Spinal manipulation has little effect on the treatment of neck and back pain, according to a new report.
Scientists from the Peninsula Medical School in Devon claim in the Journal of the Royal Society of Medicine that there is little evidence to point to spinal manipulation being effective for any condition.
The researchers investigated 26 studies from the past six years on back and neck pain as well as colic, asthma, allergy and period pain, found that manipulation had no benefit over conventional treatments.
Lead author Professor Edzard Ernst commented: "The findings are of concern because chiropractors and osteopaths are regulated by statute in the UK.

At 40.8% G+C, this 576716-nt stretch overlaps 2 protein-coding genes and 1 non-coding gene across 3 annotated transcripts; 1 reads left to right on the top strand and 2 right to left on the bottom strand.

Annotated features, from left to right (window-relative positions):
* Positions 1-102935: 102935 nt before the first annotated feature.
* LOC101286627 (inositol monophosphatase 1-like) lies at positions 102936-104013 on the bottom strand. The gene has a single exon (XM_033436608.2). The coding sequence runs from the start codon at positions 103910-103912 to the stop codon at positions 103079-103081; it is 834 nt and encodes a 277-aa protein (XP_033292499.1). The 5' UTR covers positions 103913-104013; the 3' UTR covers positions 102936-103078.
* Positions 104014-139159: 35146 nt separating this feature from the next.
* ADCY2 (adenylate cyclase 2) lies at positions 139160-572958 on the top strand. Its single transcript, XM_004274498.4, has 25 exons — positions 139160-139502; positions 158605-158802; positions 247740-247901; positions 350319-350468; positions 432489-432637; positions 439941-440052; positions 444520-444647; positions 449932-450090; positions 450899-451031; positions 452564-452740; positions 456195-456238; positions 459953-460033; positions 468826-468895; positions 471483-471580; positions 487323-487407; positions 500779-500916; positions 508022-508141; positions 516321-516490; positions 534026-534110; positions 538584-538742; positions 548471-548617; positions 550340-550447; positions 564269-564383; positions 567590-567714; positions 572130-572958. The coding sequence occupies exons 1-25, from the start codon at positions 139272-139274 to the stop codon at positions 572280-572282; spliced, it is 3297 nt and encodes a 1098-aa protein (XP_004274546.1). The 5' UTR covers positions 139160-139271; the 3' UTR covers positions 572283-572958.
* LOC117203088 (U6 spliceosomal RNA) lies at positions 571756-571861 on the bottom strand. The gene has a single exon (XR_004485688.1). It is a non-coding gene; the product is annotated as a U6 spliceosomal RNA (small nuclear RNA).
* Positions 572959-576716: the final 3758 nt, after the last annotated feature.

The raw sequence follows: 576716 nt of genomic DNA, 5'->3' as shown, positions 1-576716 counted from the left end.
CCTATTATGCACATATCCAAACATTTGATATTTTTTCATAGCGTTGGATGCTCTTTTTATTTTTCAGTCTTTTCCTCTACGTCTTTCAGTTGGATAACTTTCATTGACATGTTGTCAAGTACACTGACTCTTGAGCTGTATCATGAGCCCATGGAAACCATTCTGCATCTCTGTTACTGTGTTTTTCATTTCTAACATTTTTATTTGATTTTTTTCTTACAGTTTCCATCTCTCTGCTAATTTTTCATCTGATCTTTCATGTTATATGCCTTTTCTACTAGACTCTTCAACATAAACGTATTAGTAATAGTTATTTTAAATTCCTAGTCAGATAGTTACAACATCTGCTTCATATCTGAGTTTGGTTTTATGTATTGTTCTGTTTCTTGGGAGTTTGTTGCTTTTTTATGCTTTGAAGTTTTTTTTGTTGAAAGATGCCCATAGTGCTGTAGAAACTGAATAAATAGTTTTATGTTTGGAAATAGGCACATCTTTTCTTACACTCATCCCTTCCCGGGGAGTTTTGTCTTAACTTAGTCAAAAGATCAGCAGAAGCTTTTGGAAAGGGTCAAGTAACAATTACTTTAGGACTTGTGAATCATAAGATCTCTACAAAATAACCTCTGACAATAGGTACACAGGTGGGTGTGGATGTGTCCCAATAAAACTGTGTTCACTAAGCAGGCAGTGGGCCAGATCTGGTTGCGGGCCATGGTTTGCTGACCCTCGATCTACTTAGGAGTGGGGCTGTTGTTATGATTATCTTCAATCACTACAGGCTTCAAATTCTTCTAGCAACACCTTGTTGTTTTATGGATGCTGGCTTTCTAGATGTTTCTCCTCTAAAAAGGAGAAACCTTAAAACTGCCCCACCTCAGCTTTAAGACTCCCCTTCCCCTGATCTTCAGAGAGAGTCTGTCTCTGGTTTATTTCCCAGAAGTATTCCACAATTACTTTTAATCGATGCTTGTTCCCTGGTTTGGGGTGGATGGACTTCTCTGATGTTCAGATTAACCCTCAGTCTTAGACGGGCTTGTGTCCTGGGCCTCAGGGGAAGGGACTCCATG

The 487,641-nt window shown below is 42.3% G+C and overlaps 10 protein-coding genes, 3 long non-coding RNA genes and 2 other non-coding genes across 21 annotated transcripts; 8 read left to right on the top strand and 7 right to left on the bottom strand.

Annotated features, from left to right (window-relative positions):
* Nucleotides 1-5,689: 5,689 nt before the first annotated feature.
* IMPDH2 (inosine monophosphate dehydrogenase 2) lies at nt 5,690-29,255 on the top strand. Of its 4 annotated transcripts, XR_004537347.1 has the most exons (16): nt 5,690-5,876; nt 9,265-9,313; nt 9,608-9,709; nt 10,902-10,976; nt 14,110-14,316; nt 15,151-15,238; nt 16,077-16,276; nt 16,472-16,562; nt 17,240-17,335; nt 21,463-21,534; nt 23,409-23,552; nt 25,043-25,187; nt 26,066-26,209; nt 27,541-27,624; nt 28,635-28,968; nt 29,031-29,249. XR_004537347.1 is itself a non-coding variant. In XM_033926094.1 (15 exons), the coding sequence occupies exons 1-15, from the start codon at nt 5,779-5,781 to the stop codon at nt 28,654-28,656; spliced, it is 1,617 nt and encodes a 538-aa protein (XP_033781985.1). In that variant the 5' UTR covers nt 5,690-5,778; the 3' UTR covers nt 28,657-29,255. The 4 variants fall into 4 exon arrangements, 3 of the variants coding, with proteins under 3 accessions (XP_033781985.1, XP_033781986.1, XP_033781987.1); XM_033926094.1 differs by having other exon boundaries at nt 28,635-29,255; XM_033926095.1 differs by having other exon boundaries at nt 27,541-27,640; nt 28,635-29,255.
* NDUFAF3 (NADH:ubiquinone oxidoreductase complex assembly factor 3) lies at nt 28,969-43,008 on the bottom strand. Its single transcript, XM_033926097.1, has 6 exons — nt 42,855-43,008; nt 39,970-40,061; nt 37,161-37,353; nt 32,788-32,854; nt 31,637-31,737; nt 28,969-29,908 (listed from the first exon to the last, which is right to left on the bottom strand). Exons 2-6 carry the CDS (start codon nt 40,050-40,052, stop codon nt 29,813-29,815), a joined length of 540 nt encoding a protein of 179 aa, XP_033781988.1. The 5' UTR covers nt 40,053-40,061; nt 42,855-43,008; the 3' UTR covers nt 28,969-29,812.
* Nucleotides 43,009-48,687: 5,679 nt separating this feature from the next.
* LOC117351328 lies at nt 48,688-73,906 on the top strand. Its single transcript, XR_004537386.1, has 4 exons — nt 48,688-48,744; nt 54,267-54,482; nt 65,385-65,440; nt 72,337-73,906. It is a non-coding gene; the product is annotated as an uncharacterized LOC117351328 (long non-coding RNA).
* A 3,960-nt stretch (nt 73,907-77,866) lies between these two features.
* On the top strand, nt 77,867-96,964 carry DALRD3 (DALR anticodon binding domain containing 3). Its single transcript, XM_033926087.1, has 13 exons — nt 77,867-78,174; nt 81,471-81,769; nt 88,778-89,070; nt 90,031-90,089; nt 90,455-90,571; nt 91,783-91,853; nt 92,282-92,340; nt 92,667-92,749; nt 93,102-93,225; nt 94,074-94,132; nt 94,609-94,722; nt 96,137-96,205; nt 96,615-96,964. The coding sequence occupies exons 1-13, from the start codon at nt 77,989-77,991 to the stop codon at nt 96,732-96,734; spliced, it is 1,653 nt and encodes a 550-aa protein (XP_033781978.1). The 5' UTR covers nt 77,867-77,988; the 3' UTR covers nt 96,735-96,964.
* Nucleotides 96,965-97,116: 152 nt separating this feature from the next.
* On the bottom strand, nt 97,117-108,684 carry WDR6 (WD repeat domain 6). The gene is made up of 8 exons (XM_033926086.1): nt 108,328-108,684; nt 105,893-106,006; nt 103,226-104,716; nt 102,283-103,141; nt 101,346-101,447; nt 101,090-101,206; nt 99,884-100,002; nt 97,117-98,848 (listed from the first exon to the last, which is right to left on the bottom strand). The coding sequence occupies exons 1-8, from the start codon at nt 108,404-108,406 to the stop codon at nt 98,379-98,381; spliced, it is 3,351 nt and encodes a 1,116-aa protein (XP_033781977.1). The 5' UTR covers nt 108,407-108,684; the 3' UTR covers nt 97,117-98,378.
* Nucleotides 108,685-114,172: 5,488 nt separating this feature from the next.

"Patients and the public at large perceive regulation as proof of the usefulness of treatment."
However, the British Chiropractic Association (BCA) said that Mr Ernst had based his findings on out of date research.
"Recent clinical trials funded by the Medical Research Council show that manipulation is effective and cost-effective", the BCA said.